Global Vision

Bahá’u’lláh’s teachings revolve around the goal of a world civilisation. Bahá’u’lláh said that heads of state or their representatives should attend a universal peace conference, with the goal of creating a world peace treaty. This would then lay down the basis for a form of world (federal) government, assisted by a world tribunal for the solution of disputes. Bahá’u’lláh also advocated the creation of a world currency, which would allow a world free trade area, a world police force and the selection of a language to be used in international communication.

Also mentioned by Bahá’u’lláh are a bill of human rights, laws to limit excessive personal wealth, and a system to eliminate poverty. Various specific ordinances, such as profit sharing and the laws for intestacy can be seen to work towards a more equitable distribution of wealth. Further, Bahá’u’lláh exalts justice to the station of the guiding principle in governance.

In addition to constant promotion of the above ideas, and the dedication to the ideals of one human family and the essential oneness of religions, Bahá’ís are able, as their numbers increase, to involve themselves in social and economic development to a greater degree. When the need exists, Bahá’í Assemblies will set up primary schools, secondary schools, rural colleges, radio stations and agricultural development colleges, as well as programmes for the development of  children and of young people. The development of the status of women is also frequently addressed. Although believing that environmental issues can ultimately only be effectively addressed by global institutions, the Bahá’í “Junior Youth” groups in particular frequently undertake small-scale local environmental projects.

From a Bahá’í perspective, there is no real division between spiritual goals and material development, because the creation of a better human world will allow a more effective nurturing of the spirit. This is clearly seen by the encouragement given to individual Bahá’ís to join like-minded organisations, and by the high respect in which the Bahá’í community is held in the United Nations Organisation.

Although religion has many basic personal aspects, at this stage in human history the global dimension is of paramount interest. Previous Manifestations of God (e.g. Moses, Jesus, Muhammad (pbuh)) built up wider and wider loyalties, but this is arguably the first age in which a truly global civilisation is possible. Faced with a world in which so many competing divisions – political, religious, racial, class, tribal, etc., obscure the way forward, Bahá’u’lláh set out a world system which he offered to humanity as the solution to its problems.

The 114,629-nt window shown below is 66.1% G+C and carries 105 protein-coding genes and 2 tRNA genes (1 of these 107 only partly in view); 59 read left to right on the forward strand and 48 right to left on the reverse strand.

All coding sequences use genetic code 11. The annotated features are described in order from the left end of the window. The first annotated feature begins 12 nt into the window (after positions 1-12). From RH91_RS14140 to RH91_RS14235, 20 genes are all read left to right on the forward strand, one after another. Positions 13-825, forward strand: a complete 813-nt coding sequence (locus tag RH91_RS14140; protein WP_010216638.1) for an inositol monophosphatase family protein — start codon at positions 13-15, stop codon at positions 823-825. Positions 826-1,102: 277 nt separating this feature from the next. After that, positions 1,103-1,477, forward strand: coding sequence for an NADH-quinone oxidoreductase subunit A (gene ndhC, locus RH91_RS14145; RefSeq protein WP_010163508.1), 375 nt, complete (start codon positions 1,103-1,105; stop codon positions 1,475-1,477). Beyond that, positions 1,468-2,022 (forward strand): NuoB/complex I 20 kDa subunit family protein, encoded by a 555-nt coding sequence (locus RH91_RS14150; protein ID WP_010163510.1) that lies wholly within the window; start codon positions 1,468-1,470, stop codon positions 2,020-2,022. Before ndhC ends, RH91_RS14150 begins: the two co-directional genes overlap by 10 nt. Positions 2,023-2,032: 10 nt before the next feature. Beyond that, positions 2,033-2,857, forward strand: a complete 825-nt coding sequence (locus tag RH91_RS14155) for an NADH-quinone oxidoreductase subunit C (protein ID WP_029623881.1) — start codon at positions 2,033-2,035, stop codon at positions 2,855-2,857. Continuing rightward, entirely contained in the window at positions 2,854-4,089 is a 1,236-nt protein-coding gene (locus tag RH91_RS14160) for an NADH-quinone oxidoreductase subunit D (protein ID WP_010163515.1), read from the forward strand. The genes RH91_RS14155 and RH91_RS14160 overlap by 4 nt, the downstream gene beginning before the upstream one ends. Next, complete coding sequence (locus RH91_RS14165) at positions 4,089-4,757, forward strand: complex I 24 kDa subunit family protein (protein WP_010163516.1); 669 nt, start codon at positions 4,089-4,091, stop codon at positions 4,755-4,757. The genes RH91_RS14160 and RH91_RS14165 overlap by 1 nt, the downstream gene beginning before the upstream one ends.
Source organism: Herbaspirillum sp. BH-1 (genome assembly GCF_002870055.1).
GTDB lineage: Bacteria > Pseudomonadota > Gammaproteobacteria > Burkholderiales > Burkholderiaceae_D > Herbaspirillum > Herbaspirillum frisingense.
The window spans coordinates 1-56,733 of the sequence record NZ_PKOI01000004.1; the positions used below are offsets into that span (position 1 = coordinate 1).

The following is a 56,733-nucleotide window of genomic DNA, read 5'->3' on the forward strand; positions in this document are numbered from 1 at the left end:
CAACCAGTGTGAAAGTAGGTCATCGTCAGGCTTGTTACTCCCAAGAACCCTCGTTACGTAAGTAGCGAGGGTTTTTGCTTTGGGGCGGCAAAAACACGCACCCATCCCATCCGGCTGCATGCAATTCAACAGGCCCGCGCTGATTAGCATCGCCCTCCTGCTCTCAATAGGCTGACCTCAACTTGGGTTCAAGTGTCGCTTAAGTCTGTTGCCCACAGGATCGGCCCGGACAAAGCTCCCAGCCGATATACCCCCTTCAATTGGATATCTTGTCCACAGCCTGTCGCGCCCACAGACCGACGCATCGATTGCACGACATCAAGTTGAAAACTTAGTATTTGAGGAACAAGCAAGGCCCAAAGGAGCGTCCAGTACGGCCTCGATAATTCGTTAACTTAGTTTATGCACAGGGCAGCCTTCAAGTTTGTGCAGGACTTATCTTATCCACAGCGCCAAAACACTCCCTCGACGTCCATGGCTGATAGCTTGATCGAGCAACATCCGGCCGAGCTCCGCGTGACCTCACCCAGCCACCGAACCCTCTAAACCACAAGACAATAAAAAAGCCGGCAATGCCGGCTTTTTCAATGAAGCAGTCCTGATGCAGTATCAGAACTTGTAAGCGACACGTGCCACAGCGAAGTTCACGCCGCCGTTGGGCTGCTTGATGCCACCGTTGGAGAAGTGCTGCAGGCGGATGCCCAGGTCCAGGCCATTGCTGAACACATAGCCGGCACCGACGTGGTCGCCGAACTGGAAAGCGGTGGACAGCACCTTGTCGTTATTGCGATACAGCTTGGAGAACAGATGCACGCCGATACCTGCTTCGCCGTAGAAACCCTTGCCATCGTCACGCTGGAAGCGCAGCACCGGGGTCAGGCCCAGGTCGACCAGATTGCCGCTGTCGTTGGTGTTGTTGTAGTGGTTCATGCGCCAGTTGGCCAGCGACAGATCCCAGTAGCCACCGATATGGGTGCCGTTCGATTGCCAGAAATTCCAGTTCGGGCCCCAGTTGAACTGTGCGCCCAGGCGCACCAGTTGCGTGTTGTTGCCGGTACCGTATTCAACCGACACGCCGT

He proposed that a world peace conference should take place, to lead to arms limitation, and specified the elimination of disease as one of the areas to which the money saved should be redirected. Bahá’u’lláh stated that humanity was created to carry forward an ever-advancing civilisation, and overcoming disease should be seen as part of this process. Specific actions, such as smoking tobacco or the use of habit-forming drugs, can severely impair the health of both the individual and the community. The Bahá’í emphasis on moderation should also be seen as relevant to growing trends such as obesity. The Bahá’í Writings say that “in a large measure, happiness keeps our health while depression of spirit begets disease”, and also that only when we live in the spirit are we truly happy. A spiritual life, therefore, based on moderation and avoiding habit-forming substances should improve health substantially. It is also predicted that “the food of the future will be fruits and grains”.

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